The Spice Farm

Zanzibar is known as the Spice Island because of the many varieties of spices that grow here. Most of the world used to get its spices here, in fact. One of the things that you have to do when you come here is tour a spice farm. There is one main one owned by the government, but also many private farms. All of the farms are still in use today.

Yesterday two girls who are volunteering in Dar es Salaam came to visit Machui and of course had to tour the Spice Farm. Since I hadn’t gone yet, I decided to join them and was glad I did. I also took lots of pictures so this definitely deserves its own post.

The Spice Farm was the original Spice plantation started by the first Sultan of Zanzibar in 1860 and is still in use today. Many of the students from Machui actually work there, so we were able to get one of them to give us a tour. After giving us a brief history, our guide led us to the first spice. He had us guess what it was and while it was familiar, none of could place it. He revealed that what we were smelling was ginger and broke off a piece of the root for us to eat. The taste was subtle at first but then exploded with spiciness. I was surprised by the taste and it lingered in my mouth for a long time.

Mr. Butterfly climbing the Palm Tree.

Although it is called The Spice Farm, many kinds of fruits also grow there. During the tour, we saw a man harvesting coconuts. The man we saw is called Mr. Butterfly and is famous all over Zanzibar. To get the coconuts he tied a rope around his ankles and shimmied up the tall palm tree. As he climbed he

A Palm Tree Flower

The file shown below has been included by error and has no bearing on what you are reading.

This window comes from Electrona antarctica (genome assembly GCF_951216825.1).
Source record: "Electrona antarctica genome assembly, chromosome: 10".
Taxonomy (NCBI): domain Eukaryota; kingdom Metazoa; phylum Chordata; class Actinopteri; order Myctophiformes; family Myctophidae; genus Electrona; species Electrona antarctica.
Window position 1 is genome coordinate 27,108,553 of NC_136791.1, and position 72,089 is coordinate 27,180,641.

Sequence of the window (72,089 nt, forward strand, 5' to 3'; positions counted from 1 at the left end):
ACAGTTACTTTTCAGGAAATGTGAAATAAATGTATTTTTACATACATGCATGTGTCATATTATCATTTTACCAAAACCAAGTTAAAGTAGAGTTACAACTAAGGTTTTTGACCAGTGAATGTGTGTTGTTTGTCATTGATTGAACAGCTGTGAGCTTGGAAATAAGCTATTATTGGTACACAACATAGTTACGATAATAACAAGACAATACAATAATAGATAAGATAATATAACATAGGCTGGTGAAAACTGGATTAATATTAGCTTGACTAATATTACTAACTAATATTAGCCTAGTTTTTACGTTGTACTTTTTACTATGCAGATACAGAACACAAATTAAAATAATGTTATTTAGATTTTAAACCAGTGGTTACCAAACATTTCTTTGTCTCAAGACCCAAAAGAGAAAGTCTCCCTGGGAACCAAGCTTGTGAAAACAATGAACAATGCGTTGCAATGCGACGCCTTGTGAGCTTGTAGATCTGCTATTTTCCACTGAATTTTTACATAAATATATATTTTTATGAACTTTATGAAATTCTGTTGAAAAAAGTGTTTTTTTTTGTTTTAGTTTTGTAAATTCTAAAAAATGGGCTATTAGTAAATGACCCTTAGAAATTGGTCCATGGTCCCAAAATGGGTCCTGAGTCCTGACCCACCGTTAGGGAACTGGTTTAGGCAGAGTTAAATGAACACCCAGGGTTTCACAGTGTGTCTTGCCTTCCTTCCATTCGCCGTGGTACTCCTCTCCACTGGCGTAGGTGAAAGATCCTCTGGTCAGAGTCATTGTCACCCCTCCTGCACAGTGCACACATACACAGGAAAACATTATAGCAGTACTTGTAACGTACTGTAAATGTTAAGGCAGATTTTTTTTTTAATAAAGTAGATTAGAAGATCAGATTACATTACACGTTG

sang and even did some tricks. Along with the coconuts, he cut down a flower which actually doesn’t look like a flower at all(see picture). Our guide told us that most toothbrushes in Zanzibar are made from this flower. After climbing down, he cut open the coconuts and we were able to drink the “milk”, which was more like water and eat the fleshy insides. It was delicious!

Drinking from the coconuts

Throughout the rest of the tour we saw and smelled many other spices, some of which I had never heard of before. There was cinnamon, pepper, lemongrass, cardamon and vanilla to name a few.

I bought some lemongrass tea and checked one thing off of the must see list for Zanzibar.

3 Replies to “The Spice Farm”

  1. HI SWEETIE!!!

    I LOVE fresh coconut! Sounds like your experience is very much a precious opportunity. Sorry to hear you wont get to teach as much as you had originally thought, but I see you get to serve in other ways. It’s starting to see other peoples realities, isn’t it. You stories about working in the pharmacy and others is heart breaking.

  2. Victoria
    you are so blessed to be receiving so much on your journey. There is no doubt your gifts of love and compassion you are giving to others in need is your reward. continue to enjoy whatever experiences come your way. I know you will return those moments a hundredfold to others.
    Looking forward to seeing you the end of July.

    love
    grandpa Sal

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